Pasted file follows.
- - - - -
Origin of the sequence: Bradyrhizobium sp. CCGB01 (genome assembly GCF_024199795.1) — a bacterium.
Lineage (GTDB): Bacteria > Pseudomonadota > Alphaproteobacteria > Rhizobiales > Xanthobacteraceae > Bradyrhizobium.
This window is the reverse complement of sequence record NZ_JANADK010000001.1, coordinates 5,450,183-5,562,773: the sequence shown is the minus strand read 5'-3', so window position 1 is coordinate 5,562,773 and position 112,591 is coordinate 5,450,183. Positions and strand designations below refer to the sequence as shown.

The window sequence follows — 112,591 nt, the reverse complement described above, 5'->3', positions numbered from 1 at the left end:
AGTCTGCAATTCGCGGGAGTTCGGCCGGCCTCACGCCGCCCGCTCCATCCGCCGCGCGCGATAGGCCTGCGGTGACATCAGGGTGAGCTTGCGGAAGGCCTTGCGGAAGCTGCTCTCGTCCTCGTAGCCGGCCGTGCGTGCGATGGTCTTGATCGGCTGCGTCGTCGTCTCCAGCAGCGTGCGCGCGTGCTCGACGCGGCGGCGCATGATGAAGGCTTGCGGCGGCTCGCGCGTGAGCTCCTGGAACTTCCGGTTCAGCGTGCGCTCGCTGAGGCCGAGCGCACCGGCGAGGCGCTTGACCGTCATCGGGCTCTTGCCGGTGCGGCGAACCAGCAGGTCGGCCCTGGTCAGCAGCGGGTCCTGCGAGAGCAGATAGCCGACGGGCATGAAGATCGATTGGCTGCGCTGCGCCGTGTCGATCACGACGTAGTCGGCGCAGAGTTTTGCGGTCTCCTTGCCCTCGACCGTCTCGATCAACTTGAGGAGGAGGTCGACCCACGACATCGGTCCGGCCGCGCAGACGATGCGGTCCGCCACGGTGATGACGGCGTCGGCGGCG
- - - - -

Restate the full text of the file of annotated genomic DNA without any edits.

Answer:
Origin of the sequence: Bradyrhizobium sp. CCGB01 (genome assembly GCF_024199795.1) — a bacterium.
Lineage (GTDB): Bacteria > Pseudomonadota > Alphaproteobacteria > Rhizobiales > Xanthobacteraceae > Bradyrhizobium.
This window is the reverse complement of sequence record NZ_JANADK010000001.1, coordinates 5,450,183-5,562,773: the sequence shown is the minus strand read 5'-3', so window position 1 is coordinate 5,562,773 and position 112,591 is coordinate 5,450,183. Positions and strand designations below refer to the sequence as shown.

The window sequence follows — 112,591 nt, the reverse complement described above, 5'->3', positions numbered from 1 at the left end:
AGTCTGCAATTCGCGGGAGTTCGGCCGGCCTCACGCCGCCCGCTCCATCCGCCGCGCGCGATAGGCCTGCGGTGACATCAGGGTGAGCTTGCGGAAGGCCTTGCGGAAGCTGCTCTCGTCCTCGTAGCCGGCCGTGCGTGCGATGGTCTTGATCGGCTGCGTCGTCGTCTCCAGCAGCGTGCGCGCGTGCTCGACGCGGCGGCGCATGATGAAGGCTTGCGGCGGCTCGCGCGTGAGCTCCTGGAACTTCCGGTTCAGCGTGCGCTCGCTGAGGCCGAGCGCACCGGCGAGGCGCTTGACCGTCATCGGGCTCTTGCCGGTGCGGCGAACCAGCAGGTCGGCCCTGGTCAGCAGCGGGTCCTGCGAGAGCAGATAGCCGACGGGCATGAAGATCGATTGGCTGCGCTGCGCCGTGTCGATCACGACGTAGTCGGCGCAGAGTTTTGCGGTCTCCTTGCCCTCGACCGTCTCGATCAACTTGAGGAGGAGGTCGACCCACGACATCGGTCCGGCCGCGCAGACGATGCGGTCCGCCACGGTGATGACGGCGTCGGCGGCG